The U.S. Consumer Product Safety Commission (CPSC) has been reopened for a week – possibly a third of the window between government shutdowns – and things seem to be quickly returning to normal. The agency has released messaging campaigns on both generator safety and TV anchoring, taking advantage of bitterly cold weather and what football fans hope will be a bitterly contested Super Bowl. But behind this appearance of normalcy, a key remaining question is how the agency will approach what must be a significant backlog of product reports.
In Fiscal Year 2017 (which saw no shutdown days), the CPSC fielded more than 76,000 calls and about 5,000 emails from consumers through its hotline service. The www.saferproducts.gov database adds another thousand or so reports each year. Also in FY 17, the CPSC saw 531 reports from companies under Section 15 of the Consumer Product Safety Act, which requires manufacturers and retailers to report information reasonably supporting the conclusion that hazard is associated with their products.
The CPSC’s core mission is to look through these tens of thousands of data points to determine which merit action. It’s a big job at the best of times (and a shutdown is hardly the best of times), resulting in a month-long queue of reports staffers must deal with before they can tackle the ones that are coming in now.
How Will the Agency Catch Up?
The simple answer is that, like all dedicated public servants, CPSC staff will lean in and get the job done. The more nuanced answer is that the agency will likely have to adjust the lenses through which it views reports.
The dormant month may have rendered some of the reports moot. Many products are highly seasonal; some have innately short lives that may have already been expended; others may have already been pulled from the market by companies who chose to act rather than to wait for the CPSC’s return. Even if some of these might have merited action before the shutdown, the agency may be left with a fait accompli that doesn’t justify expending scarce resources.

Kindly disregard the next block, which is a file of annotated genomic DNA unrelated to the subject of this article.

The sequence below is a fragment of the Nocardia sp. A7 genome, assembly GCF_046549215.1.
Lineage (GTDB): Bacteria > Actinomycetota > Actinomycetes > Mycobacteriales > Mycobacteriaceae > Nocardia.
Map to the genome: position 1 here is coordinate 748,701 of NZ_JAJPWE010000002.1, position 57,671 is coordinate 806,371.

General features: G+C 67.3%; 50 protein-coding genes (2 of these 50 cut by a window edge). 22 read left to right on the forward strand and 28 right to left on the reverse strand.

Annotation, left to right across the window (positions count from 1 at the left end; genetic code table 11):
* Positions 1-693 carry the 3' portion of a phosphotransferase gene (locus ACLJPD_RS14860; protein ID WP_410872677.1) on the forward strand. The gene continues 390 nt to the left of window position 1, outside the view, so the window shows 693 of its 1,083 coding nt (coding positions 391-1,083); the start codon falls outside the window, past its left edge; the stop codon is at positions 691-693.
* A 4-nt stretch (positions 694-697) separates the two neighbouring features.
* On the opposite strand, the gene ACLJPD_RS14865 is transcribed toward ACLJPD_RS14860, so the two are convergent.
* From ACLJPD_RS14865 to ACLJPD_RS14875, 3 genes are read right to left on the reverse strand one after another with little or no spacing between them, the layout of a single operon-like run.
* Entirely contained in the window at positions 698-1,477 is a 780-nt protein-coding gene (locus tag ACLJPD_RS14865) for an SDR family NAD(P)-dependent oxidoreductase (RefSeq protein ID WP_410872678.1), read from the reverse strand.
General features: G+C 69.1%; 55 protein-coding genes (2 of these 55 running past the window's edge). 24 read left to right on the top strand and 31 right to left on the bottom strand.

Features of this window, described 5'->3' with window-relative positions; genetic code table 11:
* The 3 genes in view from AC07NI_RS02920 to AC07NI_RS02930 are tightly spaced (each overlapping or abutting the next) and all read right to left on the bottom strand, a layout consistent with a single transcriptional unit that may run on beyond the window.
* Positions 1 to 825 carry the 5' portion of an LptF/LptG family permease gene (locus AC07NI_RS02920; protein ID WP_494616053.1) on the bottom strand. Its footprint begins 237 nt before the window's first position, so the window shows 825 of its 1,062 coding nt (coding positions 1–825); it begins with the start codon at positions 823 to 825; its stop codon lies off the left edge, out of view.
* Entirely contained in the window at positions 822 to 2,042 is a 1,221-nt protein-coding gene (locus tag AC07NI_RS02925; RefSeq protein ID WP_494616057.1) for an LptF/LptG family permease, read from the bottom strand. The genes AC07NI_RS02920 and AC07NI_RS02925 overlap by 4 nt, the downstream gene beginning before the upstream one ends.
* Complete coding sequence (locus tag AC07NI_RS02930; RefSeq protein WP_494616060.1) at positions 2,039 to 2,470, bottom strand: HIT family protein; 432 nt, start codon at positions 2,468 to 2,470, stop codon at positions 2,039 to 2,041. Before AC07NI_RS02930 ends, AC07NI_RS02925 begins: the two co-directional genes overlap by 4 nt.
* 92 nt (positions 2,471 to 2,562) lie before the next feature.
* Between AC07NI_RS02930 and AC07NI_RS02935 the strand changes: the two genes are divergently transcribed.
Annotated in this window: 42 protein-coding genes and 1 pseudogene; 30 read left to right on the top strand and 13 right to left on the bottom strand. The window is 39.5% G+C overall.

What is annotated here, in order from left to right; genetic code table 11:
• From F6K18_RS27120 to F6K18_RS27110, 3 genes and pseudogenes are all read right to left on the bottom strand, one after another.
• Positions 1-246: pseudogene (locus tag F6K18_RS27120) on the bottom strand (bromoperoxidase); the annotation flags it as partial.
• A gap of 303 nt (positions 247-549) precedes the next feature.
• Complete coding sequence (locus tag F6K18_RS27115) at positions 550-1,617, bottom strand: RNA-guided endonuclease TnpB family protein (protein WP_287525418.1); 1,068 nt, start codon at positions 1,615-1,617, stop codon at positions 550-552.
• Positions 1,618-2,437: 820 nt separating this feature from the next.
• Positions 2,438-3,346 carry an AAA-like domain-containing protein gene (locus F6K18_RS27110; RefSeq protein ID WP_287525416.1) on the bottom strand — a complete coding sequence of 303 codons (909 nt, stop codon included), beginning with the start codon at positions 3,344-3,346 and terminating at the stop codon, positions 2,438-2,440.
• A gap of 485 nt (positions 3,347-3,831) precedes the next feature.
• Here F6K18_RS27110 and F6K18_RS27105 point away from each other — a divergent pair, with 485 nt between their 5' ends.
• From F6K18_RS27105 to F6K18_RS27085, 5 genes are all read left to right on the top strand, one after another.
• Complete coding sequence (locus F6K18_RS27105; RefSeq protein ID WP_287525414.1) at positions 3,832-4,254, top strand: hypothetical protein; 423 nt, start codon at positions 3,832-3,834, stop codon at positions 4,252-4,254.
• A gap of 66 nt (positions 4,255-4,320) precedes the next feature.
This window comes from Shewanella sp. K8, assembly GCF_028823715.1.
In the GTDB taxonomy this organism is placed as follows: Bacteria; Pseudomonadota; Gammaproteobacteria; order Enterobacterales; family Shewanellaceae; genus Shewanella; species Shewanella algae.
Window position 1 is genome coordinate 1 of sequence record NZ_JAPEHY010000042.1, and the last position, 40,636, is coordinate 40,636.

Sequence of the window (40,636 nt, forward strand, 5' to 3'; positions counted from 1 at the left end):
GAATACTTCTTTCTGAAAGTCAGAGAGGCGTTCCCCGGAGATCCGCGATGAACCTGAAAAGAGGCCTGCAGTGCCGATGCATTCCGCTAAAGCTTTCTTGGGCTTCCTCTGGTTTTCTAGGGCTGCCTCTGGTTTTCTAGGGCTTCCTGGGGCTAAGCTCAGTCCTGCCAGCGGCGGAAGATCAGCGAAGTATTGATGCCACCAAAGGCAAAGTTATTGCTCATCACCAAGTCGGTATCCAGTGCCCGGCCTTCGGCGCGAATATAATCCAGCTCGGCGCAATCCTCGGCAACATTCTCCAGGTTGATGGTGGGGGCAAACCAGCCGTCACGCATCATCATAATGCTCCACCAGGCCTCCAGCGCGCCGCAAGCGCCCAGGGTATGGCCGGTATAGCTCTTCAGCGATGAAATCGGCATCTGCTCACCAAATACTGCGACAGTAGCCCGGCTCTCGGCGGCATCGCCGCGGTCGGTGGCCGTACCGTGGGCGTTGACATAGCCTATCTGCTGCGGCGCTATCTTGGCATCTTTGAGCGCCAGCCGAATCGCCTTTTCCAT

The scarcest resource is staff time. However efficient they are, CPSC staffers can only look at a certain number of reports in a given day. Bandwidth may expand some in the exuberance of being back at work, but it can’t move much and can’t sustain a push indefinitely. With the stack of shutdown reports on top of whatever was left undone as funding ran out plus what is coming in now, the only way to get back on pace may be to narrow the field more quickly, to decide earlier in the process which issues are and aren’t worth further work.
Another resource – and perhaps the most difficult to quantify – is the public’s attention span for recalls. Experts throughout the product safety community have talked about “recall fatigue,” the idea that consumers have a finite amount of energy they are willing to devote to recalls. There is already concern that the CPSC’s one-a-day drumbeat contributes to this fatigue. A “catch-up” flurry risks not only drowning those recalls in a sea of their own noise, but further exhausting consumers’ motivation. The CPSC may lean more heavily on other remedies, such as directing companies to correct future production but leaving the present market untouched. Companies with pending or imminent reports should consult with experienced CPSC counsel to discuss whether this approach is a viable option.
All of these calculations are complicated by the risk of another shutdown. Until it can be assured that it will be open past February 15, the CPSC may have to decide to maximize the time it has. The best option may be for the agency to act on the most serious potential hazards that it faces now and leave the more modest risks for later, realizing that the further passage of time and further stack-up will mean forgoing action on even more of those.
Whatever choices it makes, there is no doubt the CPSC faces a tough task in digging itself out from a month of unopened mail.